But did you know that Baccarat is also the name of a town in the Meurthe-et-Moselle department in the French north-eastern Lorraine region? And that this town has given its name to some of the finest crystal in the world.
The history of Baccarat crystal starts in 1764 when Louis XV grants the Bishop of Metz the right to establish a glassworks at Baccarat.
But it would take till 1816 before the first real crystal was made. Little by little Baccarat conquered the world, and the rich and famous of this earth soon decided that they couldn’t live without a real Baccarat chandelier. Today you’ll find Baccarat chandeliers in national palaces, royal and presidential residencies, sumptuous private homes, theatres and opera houses and even cathedrals in France and South America.
One of the more impressive pieces is a chandelier with more than 200 light bulbs and a total weight of over 1,000 kilos. It was commissioned at the end of the 19th century by the Maharajah of Gwalior. And Tsar Nicolas II of Russia had 12 electrified candelabras made for the Winter Palace in Saint Petersburg. Each candelabrum had a heighth of 3.80 metres.
In 1994, to commemorate its 230th anniversary, Baccarat created a real masterpiece which required all their technicians’ skills and expertise: a gigantic chandelier in pure 19th century style, with the following impressive characteristics:
- height: 5 metres
- diameter: 3 metres
- weight: 1,500 kilos
- 2,150 metres of electric wire
It took 15,000 hours to build it. We were lucky to see this masterpiece when we visited the Baccarat museum (sorry no photos!) in the late nineties during one of our annual Lorraine weekends. It hung in the middle of a darkened room. Instead of being high-up against the ceiling, it was suspended on eye-level, thus allowing the visitor to admire the intricate details. The light of several halogen spots was beautifully and delicately reflected by the thousands and thousands of facets of artistically cut and polished pieces of crystal, making the whole chandelier sparkle like a giant diamond.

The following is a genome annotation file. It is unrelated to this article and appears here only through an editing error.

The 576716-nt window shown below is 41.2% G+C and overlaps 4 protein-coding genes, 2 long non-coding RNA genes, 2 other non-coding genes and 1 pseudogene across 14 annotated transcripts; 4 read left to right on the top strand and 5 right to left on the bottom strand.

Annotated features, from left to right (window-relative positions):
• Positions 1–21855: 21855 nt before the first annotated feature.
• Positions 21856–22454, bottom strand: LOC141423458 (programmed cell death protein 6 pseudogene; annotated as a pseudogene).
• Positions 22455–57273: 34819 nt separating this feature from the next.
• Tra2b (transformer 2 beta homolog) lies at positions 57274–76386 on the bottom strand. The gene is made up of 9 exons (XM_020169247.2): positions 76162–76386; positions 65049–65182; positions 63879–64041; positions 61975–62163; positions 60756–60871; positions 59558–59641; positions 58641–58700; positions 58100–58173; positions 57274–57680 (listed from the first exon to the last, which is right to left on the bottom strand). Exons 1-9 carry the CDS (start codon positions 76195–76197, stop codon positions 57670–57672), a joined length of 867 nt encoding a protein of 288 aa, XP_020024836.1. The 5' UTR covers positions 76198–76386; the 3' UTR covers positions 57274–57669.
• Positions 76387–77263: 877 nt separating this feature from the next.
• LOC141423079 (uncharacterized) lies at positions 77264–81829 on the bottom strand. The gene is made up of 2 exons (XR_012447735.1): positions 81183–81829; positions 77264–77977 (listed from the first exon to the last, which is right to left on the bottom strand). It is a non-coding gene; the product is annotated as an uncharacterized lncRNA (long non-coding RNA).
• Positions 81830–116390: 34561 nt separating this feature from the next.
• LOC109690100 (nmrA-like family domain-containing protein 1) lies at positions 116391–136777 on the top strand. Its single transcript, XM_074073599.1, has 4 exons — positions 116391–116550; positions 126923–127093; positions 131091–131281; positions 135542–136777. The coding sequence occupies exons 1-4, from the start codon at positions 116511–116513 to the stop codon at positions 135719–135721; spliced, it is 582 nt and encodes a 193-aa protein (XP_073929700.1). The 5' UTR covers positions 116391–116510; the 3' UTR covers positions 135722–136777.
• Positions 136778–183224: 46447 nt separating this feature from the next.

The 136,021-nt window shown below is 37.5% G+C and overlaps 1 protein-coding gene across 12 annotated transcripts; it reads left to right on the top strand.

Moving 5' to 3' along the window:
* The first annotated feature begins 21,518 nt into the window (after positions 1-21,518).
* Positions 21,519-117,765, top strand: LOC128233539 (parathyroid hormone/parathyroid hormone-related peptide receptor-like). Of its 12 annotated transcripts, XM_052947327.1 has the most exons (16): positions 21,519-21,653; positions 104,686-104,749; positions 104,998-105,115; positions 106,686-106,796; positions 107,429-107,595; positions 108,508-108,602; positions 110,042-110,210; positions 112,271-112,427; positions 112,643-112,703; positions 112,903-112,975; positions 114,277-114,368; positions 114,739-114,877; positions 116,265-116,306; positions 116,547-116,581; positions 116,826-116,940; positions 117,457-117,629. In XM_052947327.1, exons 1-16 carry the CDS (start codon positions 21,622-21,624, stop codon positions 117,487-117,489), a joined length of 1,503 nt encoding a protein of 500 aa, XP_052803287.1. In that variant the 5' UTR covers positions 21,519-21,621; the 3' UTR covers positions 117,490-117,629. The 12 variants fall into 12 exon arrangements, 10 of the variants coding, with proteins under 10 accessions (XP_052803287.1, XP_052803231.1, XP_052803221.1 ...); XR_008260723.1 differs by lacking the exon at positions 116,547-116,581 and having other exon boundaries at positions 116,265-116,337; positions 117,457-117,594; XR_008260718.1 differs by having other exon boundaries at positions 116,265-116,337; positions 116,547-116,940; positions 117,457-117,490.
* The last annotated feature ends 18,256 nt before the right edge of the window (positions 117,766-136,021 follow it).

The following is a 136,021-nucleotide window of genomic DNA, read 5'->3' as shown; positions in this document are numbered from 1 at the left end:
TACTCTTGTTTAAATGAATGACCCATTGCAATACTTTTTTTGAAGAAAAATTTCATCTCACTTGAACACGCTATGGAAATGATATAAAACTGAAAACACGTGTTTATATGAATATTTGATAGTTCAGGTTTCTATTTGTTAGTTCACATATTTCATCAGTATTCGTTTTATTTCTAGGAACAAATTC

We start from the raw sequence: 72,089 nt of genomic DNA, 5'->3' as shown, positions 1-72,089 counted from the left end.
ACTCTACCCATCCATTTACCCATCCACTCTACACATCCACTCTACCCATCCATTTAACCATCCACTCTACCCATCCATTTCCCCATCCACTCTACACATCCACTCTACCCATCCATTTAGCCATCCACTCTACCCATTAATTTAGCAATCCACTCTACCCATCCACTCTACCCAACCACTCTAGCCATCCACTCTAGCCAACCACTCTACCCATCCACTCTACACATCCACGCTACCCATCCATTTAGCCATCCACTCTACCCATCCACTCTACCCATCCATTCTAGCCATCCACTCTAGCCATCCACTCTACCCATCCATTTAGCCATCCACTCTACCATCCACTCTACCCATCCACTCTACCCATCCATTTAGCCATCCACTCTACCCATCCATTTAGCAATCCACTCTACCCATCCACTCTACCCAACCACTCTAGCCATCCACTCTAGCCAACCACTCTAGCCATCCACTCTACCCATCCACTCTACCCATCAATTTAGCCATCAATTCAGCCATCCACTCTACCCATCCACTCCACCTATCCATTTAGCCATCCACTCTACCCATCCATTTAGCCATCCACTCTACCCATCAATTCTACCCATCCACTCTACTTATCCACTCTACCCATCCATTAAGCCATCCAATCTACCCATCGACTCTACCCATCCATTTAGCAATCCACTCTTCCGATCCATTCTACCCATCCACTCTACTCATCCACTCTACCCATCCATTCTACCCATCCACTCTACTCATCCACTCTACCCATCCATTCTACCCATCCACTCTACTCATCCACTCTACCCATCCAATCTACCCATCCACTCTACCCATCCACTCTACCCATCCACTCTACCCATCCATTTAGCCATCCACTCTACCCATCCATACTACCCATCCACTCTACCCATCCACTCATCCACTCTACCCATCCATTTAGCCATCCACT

There was a text panel with all the details about this work of art. I remember that it even mentioned the number of people and the time it took to clean it. I have forgotten the exact numbers, but I know that it was mind blasting.
One of my delicate Champagne glasses.
After visiting the Baccarat museum we made the mandatory stop at the gift shop, which in fact is a gigantic showroom. The whole Baccarat collection – from 19th century type coloured and engraved crystal to modern design pieces - was on display. I saw some elegant champagne glasses and decided to buy a set of six, until … I saw the prize: almost 500 old French francs, which is 3,000 old Belgian francs or 75 of current euros for just one glass! I quickly changed my mind and bought only two. As it was a timeless model, I could come back the following years and buy two more glasses each time, until I had my set of six.
I never did go back though, because the glasses turned out to be too delicate to use on a regular basis. The rim of the glass is paper-thin and you have the impression that it’ll break as soon as you try sipping your Champagne. When you wash and dry them – putting them in the dishwasher is completely out of the question – you have a tendency to put a soft pillow on your kitchen worktop, just in case the glass should slip out of your hands.
Today they sit in their original cases with velvet lining and I only use them on very special occasions! A waste of money, then? No, because as someone – who was it again? – once said: “A thing of beauty is a joy for ever.”